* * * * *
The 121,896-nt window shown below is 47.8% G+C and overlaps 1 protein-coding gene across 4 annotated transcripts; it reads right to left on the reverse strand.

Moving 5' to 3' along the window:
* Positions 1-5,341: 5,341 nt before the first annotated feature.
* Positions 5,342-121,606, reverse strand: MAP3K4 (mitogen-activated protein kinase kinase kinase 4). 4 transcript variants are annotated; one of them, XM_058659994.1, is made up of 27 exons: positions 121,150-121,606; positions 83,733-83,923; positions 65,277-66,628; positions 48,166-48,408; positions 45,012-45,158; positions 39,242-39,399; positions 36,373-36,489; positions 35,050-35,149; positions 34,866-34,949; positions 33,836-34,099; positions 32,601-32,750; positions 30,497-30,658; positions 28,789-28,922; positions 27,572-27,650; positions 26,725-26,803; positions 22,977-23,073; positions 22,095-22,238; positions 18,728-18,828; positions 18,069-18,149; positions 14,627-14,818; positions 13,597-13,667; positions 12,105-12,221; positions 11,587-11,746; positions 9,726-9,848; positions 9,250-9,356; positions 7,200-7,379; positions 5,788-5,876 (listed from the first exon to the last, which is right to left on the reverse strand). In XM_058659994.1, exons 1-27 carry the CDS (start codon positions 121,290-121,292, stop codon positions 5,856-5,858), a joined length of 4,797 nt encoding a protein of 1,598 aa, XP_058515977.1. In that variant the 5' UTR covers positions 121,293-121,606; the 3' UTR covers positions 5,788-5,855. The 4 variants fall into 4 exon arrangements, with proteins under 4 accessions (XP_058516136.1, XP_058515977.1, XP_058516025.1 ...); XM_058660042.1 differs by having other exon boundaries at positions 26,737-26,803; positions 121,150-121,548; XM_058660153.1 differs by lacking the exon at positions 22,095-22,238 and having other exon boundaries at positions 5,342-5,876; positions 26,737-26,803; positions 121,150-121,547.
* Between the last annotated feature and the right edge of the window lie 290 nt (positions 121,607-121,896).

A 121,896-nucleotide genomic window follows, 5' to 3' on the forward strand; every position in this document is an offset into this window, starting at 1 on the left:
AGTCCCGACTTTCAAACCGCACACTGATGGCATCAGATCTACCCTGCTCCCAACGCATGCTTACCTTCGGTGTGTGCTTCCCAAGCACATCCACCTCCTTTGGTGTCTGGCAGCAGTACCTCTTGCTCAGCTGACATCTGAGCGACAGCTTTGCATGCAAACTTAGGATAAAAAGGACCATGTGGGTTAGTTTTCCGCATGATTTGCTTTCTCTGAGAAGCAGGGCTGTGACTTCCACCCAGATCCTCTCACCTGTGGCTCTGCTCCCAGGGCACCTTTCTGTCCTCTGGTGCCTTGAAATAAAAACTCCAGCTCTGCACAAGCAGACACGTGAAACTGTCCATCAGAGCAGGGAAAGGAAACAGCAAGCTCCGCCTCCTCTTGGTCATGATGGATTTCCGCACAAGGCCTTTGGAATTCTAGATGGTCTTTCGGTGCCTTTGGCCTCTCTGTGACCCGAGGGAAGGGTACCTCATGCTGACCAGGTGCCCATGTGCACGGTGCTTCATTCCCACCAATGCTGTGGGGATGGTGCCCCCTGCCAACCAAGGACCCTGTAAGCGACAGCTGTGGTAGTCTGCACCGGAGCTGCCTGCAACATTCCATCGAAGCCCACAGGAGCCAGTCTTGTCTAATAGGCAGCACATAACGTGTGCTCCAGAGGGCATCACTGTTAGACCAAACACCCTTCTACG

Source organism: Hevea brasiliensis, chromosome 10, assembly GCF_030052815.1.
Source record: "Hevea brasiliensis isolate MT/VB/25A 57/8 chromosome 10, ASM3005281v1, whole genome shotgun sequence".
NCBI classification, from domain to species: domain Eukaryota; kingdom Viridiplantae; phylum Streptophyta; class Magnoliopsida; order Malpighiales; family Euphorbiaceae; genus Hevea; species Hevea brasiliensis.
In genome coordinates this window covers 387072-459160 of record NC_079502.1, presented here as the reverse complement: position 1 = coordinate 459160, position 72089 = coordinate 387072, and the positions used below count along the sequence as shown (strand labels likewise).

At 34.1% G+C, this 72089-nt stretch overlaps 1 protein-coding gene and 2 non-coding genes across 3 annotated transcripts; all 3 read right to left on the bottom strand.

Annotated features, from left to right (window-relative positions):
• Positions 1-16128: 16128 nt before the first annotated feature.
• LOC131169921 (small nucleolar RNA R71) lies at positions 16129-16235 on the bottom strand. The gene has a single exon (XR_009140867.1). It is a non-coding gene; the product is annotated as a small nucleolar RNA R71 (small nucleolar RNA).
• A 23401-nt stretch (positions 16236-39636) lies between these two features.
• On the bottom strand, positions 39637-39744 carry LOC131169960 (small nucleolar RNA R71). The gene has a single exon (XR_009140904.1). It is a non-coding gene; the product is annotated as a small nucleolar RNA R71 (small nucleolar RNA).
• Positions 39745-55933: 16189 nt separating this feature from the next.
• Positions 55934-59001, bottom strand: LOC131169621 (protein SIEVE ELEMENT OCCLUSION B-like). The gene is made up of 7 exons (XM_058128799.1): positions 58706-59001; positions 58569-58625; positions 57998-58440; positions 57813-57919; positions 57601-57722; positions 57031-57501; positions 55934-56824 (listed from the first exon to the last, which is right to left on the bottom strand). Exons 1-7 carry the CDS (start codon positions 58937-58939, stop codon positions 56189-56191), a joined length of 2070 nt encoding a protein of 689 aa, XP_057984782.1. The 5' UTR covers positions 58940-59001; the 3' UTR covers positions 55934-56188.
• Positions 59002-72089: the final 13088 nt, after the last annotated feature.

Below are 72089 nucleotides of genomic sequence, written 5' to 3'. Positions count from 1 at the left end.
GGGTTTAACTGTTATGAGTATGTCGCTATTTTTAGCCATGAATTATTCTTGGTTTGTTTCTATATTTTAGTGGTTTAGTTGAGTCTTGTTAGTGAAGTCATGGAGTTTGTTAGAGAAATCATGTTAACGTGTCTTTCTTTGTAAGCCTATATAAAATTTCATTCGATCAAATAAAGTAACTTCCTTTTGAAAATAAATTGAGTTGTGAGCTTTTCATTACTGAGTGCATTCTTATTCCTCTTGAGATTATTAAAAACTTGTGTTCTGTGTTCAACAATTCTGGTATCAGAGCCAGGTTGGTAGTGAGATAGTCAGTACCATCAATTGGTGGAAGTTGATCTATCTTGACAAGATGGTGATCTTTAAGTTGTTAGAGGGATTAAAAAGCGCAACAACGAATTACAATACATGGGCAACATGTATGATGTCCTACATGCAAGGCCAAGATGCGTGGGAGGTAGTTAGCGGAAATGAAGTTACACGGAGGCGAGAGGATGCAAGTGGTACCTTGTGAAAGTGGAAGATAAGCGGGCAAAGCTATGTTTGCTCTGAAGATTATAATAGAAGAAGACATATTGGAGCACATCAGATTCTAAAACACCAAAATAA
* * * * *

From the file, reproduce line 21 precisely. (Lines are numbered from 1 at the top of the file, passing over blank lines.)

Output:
Below are 72089 nucleotides of genomic sequence, written 5' to 3'. Positions count from 1 at the left end.